In this comparative, cross-sectional cohort study, two populations of subjects were defined. The first underwent Müller’s muscle-conjunctival resection without tarsectomy (MMCR) and the second underwent external levator resection (ELR) surgery for the management of eyelid ptosis. This study complied with the policies and principles set forth by the University of California Los Angeles Institutional Review Board and adhered to the tents of the declaration of Helsinki.
Patients were included if they were over the age of 18, demonstrated involutional upper eyelid ptosis with levator excursion >12 mm and underwent surgical correction. Patients were excluded if they had any history of previous upper eyelid surgery, orbital or eyebrow disease or underwent concurrent upper or lower eyelid procedures (specifically including but not limited to: blepharoplasty, browpexy, and/or lateral canthal tightening). Patients were also excluded if they demonstrated features of any condition that may influence upper eyelid contour such as thyroid orbitopathy, a lacrimal or orbital mass, neuromuscular disease, or facial palsy. Botulinum toxin washout period was a minimum of 5 months prior to study entry.
Pre-operative and post-operative photographs were obtained parallel to the plane of the face, with the patient in primary position looking directly in to the camera.
Digital image analysis was performed using ImageJ (National Institutes of Health, Bethesda, Maryland). To ensure intra subject standardization of the eyelid to an axis parallel to the horizon, a line was drawn between the patient’s lateral canthi and the photographs were rotated to arrange this line parallel to the vertical borders of the digital file. This was performed for each image. Measurements were calibrated using a standard white-to-white diameter of 11.77 mm for men and 11.64 mm for women as previously described [10, 11].
Using the center of the pupil as a reference point at (0,0), 2 mm intervals from the midpupillary line were marked out medially for 8 mm and laterally for 10 mm. This created 10 reference points for each eye, including the center of the pupil. From each of these points, a vertical line was drawn ending at the margin of the upper eyelid. The x and y coordinates of these points were recorded, with the x coordinate signifying the horizontal distance from pupil center and the y coordinate representing the vertical height. The y measurement corresponding to x = 0 represents the MRD1. This process (Fig. 1) was carried out for both pre-operative and post-operative photographs in all eyes.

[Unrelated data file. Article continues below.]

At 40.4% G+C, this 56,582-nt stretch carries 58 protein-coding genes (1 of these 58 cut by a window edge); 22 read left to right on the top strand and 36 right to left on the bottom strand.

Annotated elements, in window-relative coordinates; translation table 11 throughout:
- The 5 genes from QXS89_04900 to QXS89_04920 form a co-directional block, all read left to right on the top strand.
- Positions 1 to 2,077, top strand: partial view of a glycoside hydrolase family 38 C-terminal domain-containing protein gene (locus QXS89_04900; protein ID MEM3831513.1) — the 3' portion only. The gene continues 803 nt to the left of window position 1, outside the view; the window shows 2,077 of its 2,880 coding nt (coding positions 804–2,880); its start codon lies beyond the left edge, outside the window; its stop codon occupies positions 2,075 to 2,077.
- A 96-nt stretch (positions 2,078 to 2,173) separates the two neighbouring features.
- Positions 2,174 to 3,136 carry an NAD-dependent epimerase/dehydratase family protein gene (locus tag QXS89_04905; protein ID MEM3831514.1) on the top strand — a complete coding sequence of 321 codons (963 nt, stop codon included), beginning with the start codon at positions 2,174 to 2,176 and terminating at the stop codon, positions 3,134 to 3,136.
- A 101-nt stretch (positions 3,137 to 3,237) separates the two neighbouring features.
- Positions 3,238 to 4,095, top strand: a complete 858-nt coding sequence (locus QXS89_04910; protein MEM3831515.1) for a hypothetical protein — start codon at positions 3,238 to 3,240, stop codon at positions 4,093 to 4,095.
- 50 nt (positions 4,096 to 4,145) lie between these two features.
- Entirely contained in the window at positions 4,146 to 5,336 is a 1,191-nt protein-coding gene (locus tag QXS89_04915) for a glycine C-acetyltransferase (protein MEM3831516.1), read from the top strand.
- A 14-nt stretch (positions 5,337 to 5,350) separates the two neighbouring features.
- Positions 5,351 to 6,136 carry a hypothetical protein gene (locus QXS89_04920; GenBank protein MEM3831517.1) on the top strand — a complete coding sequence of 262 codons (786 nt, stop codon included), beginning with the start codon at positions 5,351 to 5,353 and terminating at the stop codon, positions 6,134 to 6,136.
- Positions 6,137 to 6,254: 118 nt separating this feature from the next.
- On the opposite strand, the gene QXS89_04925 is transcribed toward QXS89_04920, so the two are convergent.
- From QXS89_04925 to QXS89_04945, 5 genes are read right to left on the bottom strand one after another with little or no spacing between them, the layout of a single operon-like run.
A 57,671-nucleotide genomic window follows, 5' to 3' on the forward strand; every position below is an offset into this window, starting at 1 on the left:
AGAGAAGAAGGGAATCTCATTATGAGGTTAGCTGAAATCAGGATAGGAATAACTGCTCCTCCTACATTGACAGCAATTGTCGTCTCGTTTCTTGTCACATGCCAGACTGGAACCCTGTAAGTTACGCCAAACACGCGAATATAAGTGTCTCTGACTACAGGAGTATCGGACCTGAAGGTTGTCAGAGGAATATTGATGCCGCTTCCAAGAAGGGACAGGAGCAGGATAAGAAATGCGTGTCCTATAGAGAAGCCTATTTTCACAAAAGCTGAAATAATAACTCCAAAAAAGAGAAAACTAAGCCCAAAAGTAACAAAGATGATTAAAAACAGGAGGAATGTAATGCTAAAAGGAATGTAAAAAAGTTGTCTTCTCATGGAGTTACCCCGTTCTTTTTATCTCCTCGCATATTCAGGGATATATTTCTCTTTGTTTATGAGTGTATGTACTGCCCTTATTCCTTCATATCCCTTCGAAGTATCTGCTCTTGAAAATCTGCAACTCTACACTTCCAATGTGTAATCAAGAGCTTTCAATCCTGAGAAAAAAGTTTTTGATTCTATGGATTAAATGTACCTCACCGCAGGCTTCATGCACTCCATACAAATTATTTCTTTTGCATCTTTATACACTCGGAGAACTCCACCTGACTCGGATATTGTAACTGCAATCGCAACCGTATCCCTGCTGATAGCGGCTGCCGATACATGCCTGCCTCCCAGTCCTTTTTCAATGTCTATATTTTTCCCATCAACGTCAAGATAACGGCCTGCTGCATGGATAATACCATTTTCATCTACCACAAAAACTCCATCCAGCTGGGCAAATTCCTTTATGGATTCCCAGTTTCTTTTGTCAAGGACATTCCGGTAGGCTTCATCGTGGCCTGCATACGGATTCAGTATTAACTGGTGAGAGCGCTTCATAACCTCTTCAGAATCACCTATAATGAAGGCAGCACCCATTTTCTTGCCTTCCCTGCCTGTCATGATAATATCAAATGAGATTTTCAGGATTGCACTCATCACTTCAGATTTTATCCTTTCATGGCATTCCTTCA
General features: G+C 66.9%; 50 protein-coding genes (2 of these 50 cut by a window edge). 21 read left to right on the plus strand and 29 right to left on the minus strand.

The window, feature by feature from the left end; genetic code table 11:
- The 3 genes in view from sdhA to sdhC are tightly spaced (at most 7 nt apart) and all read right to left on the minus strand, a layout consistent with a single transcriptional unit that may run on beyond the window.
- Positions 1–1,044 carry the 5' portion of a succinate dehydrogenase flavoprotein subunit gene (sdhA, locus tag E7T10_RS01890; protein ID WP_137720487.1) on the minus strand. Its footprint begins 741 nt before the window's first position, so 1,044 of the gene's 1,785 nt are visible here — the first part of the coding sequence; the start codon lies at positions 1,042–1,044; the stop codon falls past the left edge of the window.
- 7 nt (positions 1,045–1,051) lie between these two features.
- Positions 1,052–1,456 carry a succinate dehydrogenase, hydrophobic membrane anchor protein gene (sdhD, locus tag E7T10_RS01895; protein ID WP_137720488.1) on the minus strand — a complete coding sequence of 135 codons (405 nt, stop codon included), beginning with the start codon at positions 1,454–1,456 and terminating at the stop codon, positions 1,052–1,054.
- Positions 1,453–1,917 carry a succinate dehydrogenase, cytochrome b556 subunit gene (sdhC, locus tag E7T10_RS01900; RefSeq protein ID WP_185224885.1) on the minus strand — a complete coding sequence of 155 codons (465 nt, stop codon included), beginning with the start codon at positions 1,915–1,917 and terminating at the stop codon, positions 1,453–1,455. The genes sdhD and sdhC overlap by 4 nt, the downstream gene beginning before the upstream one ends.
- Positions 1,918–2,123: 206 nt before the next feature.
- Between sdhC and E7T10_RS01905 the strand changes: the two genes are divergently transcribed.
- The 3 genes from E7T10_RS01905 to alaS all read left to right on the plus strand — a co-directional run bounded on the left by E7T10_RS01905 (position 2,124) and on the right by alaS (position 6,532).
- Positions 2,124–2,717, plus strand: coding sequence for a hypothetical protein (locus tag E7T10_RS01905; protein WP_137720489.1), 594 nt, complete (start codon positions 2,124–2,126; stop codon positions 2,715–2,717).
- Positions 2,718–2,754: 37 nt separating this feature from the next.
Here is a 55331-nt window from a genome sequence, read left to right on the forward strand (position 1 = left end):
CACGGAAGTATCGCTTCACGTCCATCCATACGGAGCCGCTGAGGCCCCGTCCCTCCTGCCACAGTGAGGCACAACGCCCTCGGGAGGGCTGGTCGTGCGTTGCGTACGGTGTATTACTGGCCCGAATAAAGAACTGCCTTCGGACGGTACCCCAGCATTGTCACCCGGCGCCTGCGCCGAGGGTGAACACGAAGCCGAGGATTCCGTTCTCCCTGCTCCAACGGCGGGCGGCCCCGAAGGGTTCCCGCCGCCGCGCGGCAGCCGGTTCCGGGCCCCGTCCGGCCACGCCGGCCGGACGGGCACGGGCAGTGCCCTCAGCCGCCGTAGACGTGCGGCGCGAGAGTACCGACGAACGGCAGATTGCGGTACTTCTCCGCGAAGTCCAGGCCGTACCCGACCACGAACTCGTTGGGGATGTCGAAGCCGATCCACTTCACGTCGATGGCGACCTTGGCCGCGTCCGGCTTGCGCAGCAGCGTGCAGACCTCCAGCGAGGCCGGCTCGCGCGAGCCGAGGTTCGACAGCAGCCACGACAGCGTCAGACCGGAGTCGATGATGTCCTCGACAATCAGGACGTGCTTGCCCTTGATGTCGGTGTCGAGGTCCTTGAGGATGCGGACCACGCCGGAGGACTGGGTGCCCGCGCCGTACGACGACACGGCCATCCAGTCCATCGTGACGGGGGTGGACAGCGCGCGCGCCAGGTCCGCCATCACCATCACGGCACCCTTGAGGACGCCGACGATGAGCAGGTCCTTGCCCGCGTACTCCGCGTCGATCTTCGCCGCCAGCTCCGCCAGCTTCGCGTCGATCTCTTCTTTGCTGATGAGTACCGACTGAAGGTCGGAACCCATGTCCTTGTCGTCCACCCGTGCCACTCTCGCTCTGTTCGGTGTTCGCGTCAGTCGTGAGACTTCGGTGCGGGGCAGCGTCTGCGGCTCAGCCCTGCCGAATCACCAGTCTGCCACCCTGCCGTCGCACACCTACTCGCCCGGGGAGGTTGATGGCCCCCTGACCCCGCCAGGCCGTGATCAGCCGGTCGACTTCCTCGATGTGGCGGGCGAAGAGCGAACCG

Comparison of pre-operative and post-operative measurements were made. The resultant difference in lid elevation at each of the 10 points on the lid were calculated. Comparisons of y coordinate distances were made within and across groups with ANOVA analysis. Individual points were further compared across the two groups using the independent samples t-test. Analyses were performed with Statistical Package for the Social Sciences for Mac version 22.0 software (SPSS, IBM Inc., Armonk, New York, USA).
A standardized surgical method for MMCR was performed. Local anesthetic consisting of 2% lidocaine with 1:100,000 epinephrine was injected into the upper eyelid. The eyelid was then everted. The desired length of tissue resection was marked on the conjunctiva using a caliper superior to the tarsus both laterally and medially. Two forceps were then used to elevate the conjunctiva-Müller’s muscle composite flap. The ptosis clamp was then applied. Chromic gut suture was then driven under the clamp running in both directions with the ends externalized to skin. A #15 Bard-Parker blade completed the resection.